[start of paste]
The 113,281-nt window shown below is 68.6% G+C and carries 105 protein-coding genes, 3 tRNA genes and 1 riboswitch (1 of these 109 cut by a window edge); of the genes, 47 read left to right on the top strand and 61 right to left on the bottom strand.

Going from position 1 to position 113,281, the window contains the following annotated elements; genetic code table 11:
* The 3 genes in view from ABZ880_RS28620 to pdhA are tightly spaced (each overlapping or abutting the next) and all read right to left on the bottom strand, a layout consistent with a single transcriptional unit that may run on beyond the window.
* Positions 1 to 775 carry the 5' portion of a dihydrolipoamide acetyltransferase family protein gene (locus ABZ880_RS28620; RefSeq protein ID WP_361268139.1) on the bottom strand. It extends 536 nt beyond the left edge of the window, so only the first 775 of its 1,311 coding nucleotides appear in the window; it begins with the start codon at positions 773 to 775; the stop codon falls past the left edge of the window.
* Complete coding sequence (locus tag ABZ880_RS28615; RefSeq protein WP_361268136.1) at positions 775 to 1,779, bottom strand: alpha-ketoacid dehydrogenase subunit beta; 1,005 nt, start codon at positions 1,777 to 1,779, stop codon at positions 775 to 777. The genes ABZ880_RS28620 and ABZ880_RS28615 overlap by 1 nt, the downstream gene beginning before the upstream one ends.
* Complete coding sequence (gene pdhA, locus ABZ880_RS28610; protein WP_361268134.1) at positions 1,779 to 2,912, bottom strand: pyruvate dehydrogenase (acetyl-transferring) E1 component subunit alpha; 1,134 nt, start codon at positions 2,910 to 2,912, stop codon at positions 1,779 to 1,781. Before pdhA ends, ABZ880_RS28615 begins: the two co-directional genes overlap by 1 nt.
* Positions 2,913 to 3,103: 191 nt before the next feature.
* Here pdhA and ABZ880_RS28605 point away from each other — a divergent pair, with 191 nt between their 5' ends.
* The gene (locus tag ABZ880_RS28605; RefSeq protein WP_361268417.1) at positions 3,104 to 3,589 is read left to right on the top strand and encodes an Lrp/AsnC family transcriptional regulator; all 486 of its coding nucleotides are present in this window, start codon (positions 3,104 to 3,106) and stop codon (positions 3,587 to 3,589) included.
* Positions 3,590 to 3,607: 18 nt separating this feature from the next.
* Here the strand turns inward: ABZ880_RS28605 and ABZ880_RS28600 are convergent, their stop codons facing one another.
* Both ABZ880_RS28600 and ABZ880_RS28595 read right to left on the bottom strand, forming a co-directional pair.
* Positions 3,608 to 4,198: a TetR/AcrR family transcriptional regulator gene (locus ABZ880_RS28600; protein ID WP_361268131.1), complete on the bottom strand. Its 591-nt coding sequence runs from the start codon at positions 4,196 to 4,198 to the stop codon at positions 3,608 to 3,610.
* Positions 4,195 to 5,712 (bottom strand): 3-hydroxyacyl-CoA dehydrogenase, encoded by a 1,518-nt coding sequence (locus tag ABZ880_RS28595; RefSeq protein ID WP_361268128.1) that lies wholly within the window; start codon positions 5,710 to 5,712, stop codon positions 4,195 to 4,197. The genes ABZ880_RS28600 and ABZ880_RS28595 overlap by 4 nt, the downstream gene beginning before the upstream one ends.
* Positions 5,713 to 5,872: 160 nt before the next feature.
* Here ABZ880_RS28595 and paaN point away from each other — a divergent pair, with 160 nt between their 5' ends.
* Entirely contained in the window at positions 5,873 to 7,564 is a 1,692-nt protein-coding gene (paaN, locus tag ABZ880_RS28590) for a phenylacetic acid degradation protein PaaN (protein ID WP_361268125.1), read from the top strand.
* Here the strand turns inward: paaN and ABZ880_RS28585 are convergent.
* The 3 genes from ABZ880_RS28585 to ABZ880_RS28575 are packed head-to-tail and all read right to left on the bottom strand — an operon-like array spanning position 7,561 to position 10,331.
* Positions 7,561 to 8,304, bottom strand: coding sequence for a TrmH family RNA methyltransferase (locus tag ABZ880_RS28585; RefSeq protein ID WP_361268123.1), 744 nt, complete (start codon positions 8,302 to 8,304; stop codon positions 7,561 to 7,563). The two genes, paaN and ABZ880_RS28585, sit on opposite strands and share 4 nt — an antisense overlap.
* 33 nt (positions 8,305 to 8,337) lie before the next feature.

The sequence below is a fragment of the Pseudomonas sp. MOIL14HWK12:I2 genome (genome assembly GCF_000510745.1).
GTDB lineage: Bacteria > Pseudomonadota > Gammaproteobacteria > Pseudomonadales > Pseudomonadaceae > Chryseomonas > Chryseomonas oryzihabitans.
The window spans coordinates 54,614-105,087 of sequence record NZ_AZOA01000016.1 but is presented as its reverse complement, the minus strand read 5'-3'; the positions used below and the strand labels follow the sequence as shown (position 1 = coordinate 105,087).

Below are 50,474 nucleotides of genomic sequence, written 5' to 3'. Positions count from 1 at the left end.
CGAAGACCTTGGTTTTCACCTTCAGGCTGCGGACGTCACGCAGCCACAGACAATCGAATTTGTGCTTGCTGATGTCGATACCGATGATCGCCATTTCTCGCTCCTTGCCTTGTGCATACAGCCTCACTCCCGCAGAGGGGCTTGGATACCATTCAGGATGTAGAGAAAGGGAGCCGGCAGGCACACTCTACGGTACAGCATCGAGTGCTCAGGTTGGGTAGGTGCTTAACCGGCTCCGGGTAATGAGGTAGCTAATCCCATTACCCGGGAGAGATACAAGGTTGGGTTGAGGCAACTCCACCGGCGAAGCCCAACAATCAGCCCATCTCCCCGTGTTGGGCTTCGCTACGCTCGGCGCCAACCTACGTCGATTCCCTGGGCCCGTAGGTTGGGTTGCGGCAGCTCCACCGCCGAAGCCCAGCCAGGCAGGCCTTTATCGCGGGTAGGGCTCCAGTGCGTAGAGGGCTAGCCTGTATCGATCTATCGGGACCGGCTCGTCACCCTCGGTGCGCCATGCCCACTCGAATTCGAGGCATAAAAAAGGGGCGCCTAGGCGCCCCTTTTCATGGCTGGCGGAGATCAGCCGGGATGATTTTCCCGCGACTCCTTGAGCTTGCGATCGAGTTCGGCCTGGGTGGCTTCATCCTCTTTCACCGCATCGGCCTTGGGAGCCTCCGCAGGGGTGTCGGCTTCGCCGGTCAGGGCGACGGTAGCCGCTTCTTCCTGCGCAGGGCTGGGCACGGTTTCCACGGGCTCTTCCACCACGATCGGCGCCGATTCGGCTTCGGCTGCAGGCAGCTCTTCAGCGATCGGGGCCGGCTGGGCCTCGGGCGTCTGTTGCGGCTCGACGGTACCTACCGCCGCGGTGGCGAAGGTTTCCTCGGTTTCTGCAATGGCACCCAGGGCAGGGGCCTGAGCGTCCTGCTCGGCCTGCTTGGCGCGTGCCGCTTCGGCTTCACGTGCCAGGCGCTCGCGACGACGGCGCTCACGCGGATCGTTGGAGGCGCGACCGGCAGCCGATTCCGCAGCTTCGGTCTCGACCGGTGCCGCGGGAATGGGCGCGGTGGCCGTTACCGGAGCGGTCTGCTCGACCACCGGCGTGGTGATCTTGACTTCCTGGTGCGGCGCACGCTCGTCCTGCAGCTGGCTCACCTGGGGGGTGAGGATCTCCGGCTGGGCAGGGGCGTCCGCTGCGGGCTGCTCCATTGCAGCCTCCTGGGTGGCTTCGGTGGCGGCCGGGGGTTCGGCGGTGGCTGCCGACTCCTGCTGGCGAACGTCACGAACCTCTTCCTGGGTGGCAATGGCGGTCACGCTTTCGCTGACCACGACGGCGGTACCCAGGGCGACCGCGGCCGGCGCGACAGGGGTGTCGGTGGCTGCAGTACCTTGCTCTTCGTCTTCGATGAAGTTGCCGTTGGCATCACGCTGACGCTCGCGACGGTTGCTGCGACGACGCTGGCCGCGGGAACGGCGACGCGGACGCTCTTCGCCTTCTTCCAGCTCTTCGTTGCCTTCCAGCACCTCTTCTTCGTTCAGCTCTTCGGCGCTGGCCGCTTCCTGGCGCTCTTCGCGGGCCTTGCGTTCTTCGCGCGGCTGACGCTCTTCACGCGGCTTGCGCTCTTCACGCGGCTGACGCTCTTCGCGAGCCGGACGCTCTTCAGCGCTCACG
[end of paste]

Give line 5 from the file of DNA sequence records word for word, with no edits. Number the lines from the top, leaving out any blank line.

* Complete coding sequence (locus tag ABZ880_RS28615; RefSeq protein WP_361268136.1) at positions 775 to 1,779, bottom strand: alpha-ketoacid dehydrogenase subunit beta; 1,005 nt, start codon at positions 1,777 to 1,779, stop codon at positions 775 to 777. The genes ABZ880_RS28620 and ABZ880_RS28615 overlap by 1 nt, the downstream gene beginning before the upstream one ends.